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Channel Formation by a Neurotoxic Beta Amyloid Peptide, Aβ25–35

  • Meng-chin Lin
  • Tajib Mirzabekov
  • Bruce Kagan
Part of the GWUMC Department of Biochemistry and Molecular Biology Annual Spring Symposia book series (GWUN)

Abstract

Alzheimer’s disease (AD) is a chronic neurodegenerative disorder which is accompanied by memory loss and defects in cognitive function. The features in AD brains include extracellular senile plaques, intracellular neurofibrillary tangles, and amyloid proteins deposited in walls of cerebral and meningeal blood vessels. The major component of these pathognomonic lesions of AD has been identified as a 39–43 amino acid long peptide called beta amyloid peptide (Aβ). Aβ is derived from the amyloid β precursor protein (βAPP)1. The thesis that Aβ deposition plays a central role in the pathogenesis of AD has garnered increasing attention. It has been demonstrated that Aβ either is directly neurotoxic to neurons in culture,2,3 or potentiates neuronal vulnerability to excitatory neurotoxins.4,5 Neurotoxic activity has been reported to be located in the fragment of Aβ, Aβ25–35.2 We hypothesize that Aβ and its fragments, such as Aβ25–35, can form ion channels in neuronal membrane, which may allow calcium entry either directly or indirectly, thus leading to neuronal death and neuropathology of AD. In this study, we will characterize the ionic channels formed by Aβ25–35. Preliminary reports of this work have appeared elsewhere.6,7,8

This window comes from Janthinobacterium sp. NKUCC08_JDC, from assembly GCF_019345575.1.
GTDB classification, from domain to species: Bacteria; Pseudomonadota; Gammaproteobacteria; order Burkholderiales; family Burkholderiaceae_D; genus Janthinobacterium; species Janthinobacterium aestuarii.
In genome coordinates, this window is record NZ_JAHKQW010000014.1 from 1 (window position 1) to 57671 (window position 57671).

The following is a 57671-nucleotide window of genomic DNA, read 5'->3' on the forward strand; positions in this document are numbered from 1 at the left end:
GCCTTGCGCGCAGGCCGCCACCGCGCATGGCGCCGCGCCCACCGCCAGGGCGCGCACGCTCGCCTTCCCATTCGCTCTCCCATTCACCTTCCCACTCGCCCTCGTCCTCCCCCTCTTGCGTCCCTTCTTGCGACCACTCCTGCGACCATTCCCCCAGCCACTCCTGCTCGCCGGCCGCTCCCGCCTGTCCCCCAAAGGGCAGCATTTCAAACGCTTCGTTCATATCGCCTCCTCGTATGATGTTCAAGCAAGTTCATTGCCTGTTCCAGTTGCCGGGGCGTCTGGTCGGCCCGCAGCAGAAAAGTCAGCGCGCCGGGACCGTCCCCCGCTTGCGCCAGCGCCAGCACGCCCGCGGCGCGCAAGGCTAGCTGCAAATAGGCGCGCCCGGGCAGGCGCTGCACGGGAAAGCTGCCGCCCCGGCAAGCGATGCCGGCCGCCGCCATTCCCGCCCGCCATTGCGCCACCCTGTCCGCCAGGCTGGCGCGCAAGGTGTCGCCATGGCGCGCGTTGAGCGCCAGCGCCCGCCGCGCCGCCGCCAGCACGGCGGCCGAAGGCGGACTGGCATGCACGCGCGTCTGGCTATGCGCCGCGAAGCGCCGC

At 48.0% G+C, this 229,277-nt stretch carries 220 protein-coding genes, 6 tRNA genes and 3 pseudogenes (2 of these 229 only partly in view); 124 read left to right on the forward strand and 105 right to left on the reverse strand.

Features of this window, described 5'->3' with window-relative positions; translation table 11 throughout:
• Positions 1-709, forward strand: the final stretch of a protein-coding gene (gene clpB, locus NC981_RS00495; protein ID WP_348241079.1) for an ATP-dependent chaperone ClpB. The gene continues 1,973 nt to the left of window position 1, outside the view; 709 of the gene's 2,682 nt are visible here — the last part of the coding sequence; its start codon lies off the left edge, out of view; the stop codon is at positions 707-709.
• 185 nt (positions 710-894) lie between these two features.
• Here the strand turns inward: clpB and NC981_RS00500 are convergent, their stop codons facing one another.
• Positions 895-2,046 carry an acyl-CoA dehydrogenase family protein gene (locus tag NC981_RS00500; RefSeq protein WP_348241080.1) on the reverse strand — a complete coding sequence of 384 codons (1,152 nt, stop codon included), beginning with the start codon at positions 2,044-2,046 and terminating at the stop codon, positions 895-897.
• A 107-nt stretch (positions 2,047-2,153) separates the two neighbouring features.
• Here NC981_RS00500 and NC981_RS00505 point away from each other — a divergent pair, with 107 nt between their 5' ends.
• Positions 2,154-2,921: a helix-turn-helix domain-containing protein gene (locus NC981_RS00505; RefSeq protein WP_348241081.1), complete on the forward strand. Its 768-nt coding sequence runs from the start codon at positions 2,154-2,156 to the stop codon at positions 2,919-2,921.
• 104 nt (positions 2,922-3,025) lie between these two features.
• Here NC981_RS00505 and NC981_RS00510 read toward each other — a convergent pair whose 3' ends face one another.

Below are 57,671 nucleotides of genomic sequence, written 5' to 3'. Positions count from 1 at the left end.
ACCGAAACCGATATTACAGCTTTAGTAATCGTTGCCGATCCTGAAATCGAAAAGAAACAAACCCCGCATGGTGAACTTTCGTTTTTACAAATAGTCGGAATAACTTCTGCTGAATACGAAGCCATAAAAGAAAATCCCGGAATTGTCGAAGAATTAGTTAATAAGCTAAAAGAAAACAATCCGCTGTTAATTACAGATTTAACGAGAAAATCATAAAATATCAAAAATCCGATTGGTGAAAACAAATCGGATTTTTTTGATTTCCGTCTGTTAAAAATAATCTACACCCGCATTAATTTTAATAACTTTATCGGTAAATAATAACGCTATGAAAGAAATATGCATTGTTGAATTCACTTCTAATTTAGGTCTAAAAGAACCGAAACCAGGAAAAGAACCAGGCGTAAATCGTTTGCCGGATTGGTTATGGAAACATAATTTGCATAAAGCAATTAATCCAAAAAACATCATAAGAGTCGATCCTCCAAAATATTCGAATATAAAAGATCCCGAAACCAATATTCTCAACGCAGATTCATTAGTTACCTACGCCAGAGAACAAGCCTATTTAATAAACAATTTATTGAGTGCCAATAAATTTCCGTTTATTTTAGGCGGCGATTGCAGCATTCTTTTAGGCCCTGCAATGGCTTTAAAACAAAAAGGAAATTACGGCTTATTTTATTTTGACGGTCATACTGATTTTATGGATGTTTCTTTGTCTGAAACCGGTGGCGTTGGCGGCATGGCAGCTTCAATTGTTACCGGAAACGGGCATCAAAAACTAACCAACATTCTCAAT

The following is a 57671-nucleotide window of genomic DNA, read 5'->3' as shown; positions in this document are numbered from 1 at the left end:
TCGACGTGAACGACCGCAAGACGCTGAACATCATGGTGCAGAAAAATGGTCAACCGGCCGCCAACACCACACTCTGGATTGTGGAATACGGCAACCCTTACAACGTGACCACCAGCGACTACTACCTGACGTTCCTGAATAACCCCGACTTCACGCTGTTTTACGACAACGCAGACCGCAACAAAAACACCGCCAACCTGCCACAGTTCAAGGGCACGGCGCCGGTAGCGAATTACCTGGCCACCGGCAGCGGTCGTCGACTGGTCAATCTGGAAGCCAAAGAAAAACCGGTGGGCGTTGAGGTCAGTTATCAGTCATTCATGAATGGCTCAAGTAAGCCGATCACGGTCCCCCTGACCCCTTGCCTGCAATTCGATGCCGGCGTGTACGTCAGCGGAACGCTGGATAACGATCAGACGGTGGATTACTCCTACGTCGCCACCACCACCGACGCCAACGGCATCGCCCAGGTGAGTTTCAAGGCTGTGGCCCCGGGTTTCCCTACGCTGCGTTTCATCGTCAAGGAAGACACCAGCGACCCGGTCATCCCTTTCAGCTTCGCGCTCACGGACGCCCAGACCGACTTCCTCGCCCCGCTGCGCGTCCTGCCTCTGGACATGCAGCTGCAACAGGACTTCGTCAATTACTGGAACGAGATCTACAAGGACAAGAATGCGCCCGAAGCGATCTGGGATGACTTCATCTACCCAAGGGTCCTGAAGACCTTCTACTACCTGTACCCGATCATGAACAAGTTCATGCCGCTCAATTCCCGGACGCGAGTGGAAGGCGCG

Keywords

Planar Lipid Bilayer Single Channel Recording Intracellular Neurofibrillary Tangle Chronic Neurodegenerative Disorder Extracellular Senile Plaque 
These keywords were added by machine and not by the authors. This process is experimental and the keywords may be updated as the learning algorithm improves.

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Copyright information

© Springer Science+Business Media New York 1996

Authors and Affiliations

  • Meng-chin Lin
    • 1
  • Tajib Mirzabekov
    • 1
  • Bruce Kagan
    • 1
    • 2
    • 3
  1. 1.Neuroscience Interdepartmental ProgramUSA
  2. 2.Department of Psychiatry and Biobehavioral SciencesUCLA Neuropsychiatric Institute and Brain Research InstituteUSA
  3. 3.West Los Angeles VA Medical CenterUSA

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